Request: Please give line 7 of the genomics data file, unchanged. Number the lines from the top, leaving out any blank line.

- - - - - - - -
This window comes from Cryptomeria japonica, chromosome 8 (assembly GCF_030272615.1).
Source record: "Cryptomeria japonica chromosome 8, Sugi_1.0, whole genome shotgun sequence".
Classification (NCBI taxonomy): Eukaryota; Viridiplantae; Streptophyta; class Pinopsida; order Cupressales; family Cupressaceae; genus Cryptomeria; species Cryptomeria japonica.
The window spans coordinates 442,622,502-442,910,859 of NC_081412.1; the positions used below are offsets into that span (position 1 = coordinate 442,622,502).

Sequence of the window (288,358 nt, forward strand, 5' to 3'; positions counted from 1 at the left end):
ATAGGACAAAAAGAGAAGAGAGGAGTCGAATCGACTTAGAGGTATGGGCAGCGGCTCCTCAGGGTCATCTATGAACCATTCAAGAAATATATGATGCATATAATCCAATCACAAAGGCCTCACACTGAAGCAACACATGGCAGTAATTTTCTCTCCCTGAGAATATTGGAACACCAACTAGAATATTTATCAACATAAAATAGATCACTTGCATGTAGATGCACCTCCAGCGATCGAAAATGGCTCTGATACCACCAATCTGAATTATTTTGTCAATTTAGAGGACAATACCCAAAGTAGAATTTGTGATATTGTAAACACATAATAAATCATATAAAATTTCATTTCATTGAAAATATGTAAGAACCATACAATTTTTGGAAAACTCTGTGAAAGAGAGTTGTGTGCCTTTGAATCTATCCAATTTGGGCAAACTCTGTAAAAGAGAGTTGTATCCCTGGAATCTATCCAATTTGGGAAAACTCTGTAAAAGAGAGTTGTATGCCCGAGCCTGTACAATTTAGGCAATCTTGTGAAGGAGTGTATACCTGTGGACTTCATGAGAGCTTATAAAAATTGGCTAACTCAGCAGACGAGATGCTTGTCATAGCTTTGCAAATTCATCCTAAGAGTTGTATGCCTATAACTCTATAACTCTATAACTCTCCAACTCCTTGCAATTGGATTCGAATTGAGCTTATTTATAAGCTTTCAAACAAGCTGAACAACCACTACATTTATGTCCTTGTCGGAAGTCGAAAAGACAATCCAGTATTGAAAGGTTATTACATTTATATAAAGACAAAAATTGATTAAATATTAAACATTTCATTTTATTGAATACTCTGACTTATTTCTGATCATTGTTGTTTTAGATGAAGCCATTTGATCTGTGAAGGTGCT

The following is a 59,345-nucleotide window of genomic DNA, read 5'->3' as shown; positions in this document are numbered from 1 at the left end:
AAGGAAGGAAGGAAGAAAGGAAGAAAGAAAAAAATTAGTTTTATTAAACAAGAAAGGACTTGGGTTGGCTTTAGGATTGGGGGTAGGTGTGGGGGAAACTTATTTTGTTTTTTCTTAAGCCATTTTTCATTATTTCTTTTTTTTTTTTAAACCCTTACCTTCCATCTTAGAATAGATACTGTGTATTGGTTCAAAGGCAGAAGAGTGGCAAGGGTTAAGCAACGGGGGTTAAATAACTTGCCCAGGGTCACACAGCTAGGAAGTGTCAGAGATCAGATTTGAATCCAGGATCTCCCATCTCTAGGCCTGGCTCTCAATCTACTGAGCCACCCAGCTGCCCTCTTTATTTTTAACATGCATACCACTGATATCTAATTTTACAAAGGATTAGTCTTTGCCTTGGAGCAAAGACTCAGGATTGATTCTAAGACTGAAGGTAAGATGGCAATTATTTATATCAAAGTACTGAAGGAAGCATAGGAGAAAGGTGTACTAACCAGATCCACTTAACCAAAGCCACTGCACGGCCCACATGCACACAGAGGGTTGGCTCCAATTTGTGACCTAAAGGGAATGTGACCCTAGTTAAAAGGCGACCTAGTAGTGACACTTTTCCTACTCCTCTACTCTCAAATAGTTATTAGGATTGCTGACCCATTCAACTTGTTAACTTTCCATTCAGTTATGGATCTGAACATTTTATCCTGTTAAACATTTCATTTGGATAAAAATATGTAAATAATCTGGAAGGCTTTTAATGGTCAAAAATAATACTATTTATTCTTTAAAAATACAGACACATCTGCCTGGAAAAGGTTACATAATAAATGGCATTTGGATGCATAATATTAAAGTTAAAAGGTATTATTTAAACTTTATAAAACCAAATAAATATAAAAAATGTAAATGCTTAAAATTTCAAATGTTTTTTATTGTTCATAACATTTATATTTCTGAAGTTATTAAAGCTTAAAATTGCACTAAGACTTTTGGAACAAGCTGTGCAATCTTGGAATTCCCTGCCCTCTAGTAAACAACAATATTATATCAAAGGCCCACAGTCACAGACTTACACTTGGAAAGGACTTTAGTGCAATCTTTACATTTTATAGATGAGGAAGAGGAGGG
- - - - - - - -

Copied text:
The following is a 59,345-nucleotide window of genomic DNA, read 5'->3' as shown; positions in this document are numbered from 1 at the left end: